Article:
Metrics help to tell a story and tell that story to the right audience. When I present on this topic I use an image showing a child, a spouse, and grandparent. All three can ask the same question, “How was work?”, and all three will receive an answer with a different story. Each will receive details that are appropriate for their level of understanding and their background. The story that, we as CIOs and CISOs, need to tell is no different. We have different audience members that include: the Board, Executives, Auditors, and Engineers. As we tell each of these audiences the story of IT and information security we need to keep in mind their background and the ask.
The Board is strategic and we are asking for resources. The Board might be comfortable with that functional level aggregation or they may want a single score. When a single score is needed this is usually around a maturity level and it should be coupled with a risk rating. Combined, these can tell where you are and how tight the controls are.
Engineers need the details and we are going to ask them to fix something. With the Engineers we can show them detailed tactical metrics. NIST and CIS have a great listing of tactical metrics with parameters for different levels of risk. From there, you can tie the results to technology.
Auditors need to know we know about our environment and that we’re doing something about it. Auditors would need to need to see that we are headed in the right direction.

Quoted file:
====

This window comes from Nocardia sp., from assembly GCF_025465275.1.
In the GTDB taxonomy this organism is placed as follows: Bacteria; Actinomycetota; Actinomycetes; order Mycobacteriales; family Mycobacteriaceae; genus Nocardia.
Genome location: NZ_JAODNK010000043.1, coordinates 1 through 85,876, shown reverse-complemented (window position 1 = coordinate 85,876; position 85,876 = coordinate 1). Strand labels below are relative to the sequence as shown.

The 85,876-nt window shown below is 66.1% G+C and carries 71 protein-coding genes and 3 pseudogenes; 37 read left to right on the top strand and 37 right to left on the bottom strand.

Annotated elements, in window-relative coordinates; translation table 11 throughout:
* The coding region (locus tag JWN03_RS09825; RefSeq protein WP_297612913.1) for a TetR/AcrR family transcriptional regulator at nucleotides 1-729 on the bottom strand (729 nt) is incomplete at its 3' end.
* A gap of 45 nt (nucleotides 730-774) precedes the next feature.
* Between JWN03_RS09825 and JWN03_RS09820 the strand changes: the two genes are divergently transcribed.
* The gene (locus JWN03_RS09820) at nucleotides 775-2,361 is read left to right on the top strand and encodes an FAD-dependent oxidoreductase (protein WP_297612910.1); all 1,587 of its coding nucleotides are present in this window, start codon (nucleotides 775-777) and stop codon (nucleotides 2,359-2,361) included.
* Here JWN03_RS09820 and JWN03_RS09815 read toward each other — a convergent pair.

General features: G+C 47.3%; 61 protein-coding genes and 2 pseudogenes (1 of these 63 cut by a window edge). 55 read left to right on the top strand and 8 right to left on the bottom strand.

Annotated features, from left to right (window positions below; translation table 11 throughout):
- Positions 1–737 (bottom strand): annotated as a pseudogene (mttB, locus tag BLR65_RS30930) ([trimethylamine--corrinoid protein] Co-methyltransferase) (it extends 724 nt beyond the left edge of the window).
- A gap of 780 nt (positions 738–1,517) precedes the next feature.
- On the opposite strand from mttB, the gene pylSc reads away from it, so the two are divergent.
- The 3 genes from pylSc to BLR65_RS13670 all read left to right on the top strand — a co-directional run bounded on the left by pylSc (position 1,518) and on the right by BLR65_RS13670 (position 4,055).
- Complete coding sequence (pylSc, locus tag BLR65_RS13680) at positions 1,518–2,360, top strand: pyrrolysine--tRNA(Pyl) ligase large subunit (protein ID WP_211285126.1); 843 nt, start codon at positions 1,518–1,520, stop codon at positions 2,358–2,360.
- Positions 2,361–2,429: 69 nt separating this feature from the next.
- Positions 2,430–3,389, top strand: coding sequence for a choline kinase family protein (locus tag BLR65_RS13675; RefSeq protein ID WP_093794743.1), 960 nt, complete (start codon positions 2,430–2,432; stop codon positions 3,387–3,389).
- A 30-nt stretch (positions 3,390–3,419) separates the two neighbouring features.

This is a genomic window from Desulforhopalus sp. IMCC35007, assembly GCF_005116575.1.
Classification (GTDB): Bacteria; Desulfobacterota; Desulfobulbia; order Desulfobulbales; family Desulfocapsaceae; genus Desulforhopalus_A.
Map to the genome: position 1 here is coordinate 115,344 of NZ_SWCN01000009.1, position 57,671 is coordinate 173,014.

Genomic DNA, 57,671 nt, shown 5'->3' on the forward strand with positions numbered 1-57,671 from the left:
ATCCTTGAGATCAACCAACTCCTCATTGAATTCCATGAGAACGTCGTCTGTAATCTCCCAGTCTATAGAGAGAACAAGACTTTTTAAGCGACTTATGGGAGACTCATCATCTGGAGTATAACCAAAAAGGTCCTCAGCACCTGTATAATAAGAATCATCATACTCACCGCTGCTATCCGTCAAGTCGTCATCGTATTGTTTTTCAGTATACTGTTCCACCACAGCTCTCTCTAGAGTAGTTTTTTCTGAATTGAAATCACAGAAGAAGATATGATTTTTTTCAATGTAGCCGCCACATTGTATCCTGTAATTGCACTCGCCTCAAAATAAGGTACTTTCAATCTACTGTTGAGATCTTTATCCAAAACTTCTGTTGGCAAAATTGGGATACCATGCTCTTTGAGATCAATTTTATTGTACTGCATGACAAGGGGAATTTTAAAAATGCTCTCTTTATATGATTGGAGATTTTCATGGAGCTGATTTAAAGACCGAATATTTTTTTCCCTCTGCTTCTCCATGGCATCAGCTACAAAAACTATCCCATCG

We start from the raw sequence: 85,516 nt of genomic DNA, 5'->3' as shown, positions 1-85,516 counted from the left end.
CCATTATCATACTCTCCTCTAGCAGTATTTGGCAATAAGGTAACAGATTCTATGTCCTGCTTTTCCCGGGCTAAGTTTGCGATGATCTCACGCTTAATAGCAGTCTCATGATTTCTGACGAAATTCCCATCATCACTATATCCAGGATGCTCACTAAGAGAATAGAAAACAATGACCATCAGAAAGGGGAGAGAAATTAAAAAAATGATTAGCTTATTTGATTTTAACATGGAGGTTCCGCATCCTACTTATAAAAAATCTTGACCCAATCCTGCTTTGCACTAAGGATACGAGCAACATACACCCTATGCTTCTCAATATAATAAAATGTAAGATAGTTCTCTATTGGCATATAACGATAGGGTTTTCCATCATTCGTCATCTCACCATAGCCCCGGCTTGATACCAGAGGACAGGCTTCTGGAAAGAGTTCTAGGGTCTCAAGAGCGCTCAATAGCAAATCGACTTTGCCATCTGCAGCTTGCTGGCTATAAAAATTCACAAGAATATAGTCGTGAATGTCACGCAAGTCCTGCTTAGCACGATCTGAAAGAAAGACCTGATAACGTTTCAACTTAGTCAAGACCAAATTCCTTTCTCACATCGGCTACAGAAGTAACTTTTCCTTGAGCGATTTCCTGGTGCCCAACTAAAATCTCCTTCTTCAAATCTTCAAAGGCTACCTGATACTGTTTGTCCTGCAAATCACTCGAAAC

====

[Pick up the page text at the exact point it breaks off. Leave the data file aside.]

Executives need actionable information, usually, by subject area and we need to answer their ask, “what’s in it for me?” Executives need to see how the security program is affecting them. We need to aggregate by topics they care about. For example, the CMO might care about Integrity and Reputation, to address concerns of report accuracy and potential reputation damage.
Your metrics are not a burden to the job but should be a tool to help you tell a better story.
The NACD posted these questions to ask your security team:
1. Does the security team have a full, well-informed view of the organization’s security posture?
2. Is our organization resilient to attack?
3. Is the security team confident it can detect and respond quickly to security incidents?
4. How do you measure the effectiveness of our cybersecurity program and initiatives?
5. Do political or financial considerations impact your ability to protect the organization effectively?
Here is the CHICAGO Metrics™ response:
1. Yes, we know the overall CHICAGO Score™ and the average Risk and Effort ratings to drive decisions and prioritization.
2. We have advised the Board based on Risk and Effort and are at or working towards the risk posture tolerated.
3. We tactically measure multiple points to include incident response. These aggregate into the Character, Availability, Confidentiality, Integrity, and GOld scores. We actively manage to these.
4. We have 142 tactical metrics, for conversations with engineers, and aggregate them into 6 key business/risk indicators, for conversations with executives, complete with an overall CHICAGO Score™. It provides Risk and Effort indicators to provide prioritization direction. This ties into the CHICAGO Maturity Model which gives a definitive quantitative scoring model to determine your organization's maturity level.
5. We publish and manage to our Risk (Likelihood*Impact) and Effort (Time*People*Money) scores. This allows us to quantitatively provide the executive team the information they need to make an informed decision. These can also be tied to the 6 key CHICAGO Metrics™ and how they relate to each C-Suite executive. - Think: "Speak their language."